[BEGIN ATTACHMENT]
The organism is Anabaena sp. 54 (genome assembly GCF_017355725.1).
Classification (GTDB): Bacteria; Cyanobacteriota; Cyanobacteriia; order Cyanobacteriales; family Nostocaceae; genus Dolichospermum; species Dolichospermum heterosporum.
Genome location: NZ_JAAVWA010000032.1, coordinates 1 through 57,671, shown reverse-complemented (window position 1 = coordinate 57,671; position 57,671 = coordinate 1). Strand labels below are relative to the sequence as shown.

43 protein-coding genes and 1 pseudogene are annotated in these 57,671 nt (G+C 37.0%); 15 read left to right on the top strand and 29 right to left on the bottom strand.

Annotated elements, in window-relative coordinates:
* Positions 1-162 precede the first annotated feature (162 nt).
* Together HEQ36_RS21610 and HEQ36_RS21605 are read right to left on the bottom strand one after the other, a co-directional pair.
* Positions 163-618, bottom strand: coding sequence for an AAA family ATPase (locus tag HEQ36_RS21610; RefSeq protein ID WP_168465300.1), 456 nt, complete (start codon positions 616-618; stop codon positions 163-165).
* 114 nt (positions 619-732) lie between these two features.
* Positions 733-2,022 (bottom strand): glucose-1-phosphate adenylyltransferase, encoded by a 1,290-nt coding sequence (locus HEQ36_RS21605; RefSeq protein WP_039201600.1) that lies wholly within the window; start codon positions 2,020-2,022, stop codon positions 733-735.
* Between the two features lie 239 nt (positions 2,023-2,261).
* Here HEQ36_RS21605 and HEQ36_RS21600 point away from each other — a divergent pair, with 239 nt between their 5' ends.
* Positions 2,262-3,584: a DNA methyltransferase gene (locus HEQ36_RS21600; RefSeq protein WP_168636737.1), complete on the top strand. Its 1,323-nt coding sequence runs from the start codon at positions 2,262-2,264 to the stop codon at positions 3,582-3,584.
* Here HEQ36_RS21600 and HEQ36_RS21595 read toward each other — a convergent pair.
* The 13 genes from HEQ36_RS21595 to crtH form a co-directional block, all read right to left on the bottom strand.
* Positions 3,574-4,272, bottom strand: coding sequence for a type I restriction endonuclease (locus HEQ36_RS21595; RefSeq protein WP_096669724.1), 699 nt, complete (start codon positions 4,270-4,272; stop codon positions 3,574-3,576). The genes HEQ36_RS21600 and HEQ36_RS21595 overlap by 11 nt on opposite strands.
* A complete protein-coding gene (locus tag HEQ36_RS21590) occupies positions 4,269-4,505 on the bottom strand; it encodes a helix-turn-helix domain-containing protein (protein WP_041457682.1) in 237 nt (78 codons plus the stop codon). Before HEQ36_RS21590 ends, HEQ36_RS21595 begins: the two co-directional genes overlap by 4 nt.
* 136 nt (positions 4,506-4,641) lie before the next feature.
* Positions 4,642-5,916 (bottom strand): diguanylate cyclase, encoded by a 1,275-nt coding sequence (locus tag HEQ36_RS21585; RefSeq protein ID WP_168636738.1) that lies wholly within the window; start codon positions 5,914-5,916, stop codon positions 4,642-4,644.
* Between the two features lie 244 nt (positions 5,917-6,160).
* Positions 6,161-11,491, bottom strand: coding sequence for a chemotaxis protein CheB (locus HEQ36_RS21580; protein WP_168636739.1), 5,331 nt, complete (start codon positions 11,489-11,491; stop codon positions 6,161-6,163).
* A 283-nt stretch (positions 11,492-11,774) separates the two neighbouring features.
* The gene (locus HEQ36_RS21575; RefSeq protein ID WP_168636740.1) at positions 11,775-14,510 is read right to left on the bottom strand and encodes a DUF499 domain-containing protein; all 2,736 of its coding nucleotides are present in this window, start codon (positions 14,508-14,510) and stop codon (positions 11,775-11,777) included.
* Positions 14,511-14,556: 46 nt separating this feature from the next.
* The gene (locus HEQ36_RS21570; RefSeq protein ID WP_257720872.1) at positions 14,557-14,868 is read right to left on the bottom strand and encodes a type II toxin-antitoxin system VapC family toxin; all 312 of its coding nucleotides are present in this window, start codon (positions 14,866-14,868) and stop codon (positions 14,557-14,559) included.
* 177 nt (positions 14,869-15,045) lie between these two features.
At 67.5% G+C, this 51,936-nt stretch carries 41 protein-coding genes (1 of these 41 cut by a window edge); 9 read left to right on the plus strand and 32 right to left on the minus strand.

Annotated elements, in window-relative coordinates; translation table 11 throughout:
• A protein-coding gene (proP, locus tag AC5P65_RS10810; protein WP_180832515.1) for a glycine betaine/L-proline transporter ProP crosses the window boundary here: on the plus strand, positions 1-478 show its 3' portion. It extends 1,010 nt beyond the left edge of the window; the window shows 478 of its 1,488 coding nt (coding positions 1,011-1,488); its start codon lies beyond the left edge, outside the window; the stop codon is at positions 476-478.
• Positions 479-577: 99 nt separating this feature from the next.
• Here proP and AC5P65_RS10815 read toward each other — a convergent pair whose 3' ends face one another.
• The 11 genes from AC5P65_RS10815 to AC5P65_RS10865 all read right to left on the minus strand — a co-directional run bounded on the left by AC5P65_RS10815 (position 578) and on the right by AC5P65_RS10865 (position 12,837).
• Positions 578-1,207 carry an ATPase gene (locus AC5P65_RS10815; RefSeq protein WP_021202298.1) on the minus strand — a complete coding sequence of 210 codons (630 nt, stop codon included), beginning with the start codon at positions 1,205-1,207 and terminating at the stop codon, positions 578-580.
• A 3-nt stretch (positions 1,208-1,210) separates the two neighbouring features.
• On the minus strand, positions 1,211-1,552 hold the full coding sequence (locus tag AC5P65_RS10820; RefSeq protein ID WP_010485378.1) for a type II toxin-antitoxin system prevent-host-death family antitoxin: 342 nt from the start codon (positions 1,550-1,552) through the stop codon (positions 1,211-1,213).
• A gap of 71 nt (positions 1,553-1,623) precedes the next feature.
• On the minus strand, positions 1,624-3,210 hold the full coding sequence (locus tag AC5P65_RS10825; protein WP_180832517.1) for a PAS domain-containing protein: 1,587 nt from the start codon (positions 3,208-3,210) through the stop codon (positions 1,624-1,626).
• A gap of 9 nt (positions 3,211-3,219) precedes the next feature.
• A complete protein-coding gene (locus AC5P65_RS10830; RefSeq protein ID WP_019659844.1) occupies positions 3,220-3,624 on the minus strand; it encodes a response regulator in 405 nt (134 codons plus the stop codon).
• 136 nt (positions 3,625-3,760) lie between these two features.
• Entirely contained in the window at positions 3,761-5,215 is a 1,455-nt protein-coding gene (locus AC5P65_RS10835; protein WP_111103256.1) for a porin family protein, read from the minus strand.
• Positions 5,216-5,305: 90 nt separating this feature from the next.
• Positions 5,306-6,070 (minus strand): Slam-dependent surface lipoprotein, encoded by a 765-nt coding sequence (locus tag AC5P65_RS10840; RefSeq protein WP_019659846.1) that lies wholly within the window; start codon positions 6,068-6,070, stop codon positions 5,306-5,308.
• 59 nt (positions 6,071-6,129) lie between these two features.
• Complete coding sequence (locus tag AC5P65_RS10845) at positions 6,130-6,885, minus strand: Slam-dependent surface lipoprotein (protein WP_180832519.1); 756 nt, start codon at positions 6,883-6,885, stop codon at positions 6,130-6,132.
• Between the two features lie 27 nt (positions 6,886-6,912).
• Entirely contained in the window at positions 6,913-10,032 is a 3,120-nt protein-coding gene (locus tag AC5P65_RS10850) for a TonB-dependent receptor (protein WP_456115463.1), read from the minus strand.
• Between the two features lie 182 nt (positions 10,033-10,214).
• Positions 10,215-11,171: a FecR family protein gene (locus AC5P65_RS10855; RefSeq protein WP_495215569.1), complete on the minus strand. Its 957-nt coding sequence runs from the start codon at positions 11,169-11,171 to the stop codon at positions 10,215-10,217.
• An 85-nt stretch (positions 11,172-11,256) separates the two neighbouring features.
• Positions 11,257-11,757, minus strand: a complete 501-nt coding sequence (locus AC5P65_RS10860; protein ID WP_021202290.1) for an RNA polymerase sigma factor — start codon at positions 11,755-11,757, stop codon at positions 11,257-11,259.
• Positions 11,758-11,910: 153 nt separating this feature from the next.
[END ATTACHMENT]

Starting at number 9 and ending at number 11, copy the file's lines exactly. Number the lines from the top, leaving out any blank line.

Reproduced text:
* 114 nt (positions 619-732) lie between these two features.
* Positions 733-2,022 (bottom strand): glucose-1-phosphate adenylyltransferase, encoded by a 1,290-nt coding sequence (locus HEQ36_RS21605; RefSeq protein WP_039201600.1) that lies wholly within the window; start codon positions 2,020-2,022, stop codon positions 733-735.
* Between the two features lie 239 nt (positions 2,023-2,261).